By Angie Hicks
(MCT)—If there’s a move in your future and you want to hire help with all or part of it, here are suggestions to unpack and stow away, offered by highly rated movers and satisfied customers:
Plan ahead. Start at least six weeks before the move date, and allow time to declutter and pack each room.
Choose services. Moving services range from you-rent trucks to “managed moves” in which experts handle every detail, including setting up the new household. In between, you can get help for just the heavy lifting, or hybrid options in which you pack possessions into pods or cubes that a company transports to your new home.
In a standard move, if possessions cross state lines at any point, that’s considered an interstate move that is subject to federal regulation. Costs are typically calculated using a combination of weight and distance. Long distance in-state moves are often assessed the same way.
Local moves are usually assessed by hour and per worker. Regulations for local movers and what constitutes a “local” move vary widely by state.
Costs reflect the type of move and service level. A you-rent truck might cost $20 to $40 a day with an additional charge of about 80 cents a mile. Expect to pay at least $1,000 for a full-service move across town. Long-distance professional moves can cost a dozen times as much.
Cut costs by avoiding the busy summer months or choosing a departure date after the first of the month and before its last 10 days.
Know scam warning signs. Rogue movers plague the industry. Be leery of companies that:
—Won’t provide an on-site estimate. The most accurate estimate comes from a visit to your home.
—Answer calls with a generic greeting, such as “movers” or “moving company.”
—Don’t have a local address, information about registration or insurance.
—Charge differently than the norm, such as by the cubic feet.
—Demand cash or a large deposit before the move.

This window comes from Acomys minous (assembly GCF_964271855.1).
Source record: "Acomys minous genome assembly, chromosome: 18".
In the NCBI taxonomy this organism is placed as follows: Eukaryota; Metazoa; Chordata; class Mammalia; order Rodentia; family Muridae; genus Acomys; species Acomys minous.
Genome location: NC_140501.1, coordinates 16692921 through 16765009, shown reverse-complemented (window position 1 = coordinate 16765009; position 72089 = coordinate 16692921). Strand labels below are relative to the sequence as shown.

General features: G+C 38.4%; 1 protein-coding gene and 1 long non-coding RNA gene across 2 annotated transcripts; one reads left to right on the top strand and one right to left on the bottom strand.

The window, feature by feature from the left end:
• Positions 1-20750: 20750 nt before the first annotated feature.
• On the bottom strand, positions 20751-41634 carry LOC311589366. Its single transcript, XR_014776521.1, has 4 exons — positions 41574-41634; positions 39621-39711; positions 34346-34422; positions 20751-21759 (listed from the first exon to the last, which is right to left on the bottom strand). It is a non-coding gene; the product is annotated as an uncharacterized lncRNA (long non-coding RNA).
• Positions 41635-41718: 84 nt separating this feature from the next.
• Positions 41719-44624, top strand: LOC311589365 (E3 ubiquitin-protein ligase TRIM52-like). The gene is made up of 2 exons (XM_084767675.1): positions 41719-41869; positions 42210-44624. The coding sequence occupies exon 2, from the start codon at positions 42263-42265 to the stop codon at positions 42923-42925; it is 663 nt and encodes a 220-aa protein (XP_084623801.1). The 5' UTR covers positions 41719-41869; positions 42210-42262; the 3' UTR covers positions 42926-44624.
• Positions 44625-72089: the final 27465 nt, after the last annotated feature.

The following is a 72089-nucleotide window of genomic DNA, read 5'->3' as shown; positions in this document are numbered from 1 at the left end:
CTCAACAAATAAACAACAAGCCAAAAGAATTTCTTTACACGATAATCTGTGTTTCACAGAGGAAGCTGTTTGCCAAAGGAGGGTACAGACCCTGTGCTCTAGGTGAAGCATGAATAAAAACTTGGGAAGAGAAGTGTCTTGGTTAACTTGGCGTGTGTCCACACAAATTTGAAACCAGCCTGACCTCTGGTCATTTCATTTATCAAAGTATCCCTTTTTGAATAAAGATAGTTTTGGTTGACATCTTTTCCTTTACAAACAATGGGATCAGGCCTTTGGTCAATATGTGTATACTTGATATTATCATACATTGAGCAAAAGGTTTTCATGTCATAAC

—Use a generic or rented truck.
—Demand extra money after loading, saying the estimate covered only some charges or possessions weighed more than estimated.
Do your homework. If you’re planning an out-of-state move, visit protectyourmove.gov, which lists licensed movers. Many states also have similar sites. Read company reviews on a trusted consumer site, check for proper licensing and ask about the crew’s experience level.
Know if the estimate is binding or if it could change. A binding estimate can’t be changed, even if the actual cost exceeds the estimate. Get a written copy of the estimate. To avoid hidden or add-on fees, ask if it includes charges for fuel, moving equipment and workers’ trips to and from the house.
Be clear about coverage. The federal government requires that moving companies offer two levels of basic liability: Full value and released value. These are not insurance. Full value protection costs extra and means the mover is responsible for the entire value of shipped items. The released value option adds no cost, but significantly reduces what the mover must pay in case of breakage.
Some companies will offer, through an affiliate, insurance policies that require upfront coverage payment and payment of a deductible if you make a claim. Not all states allow movers to sell insurance. You can also choose a third-party policy, sometimes through your home insurance provider.
Angie Hicks is the founder of Angie’s List, a resource for local consumer reviews on everything from home repair to health care.
Distributed by MCT Information Services
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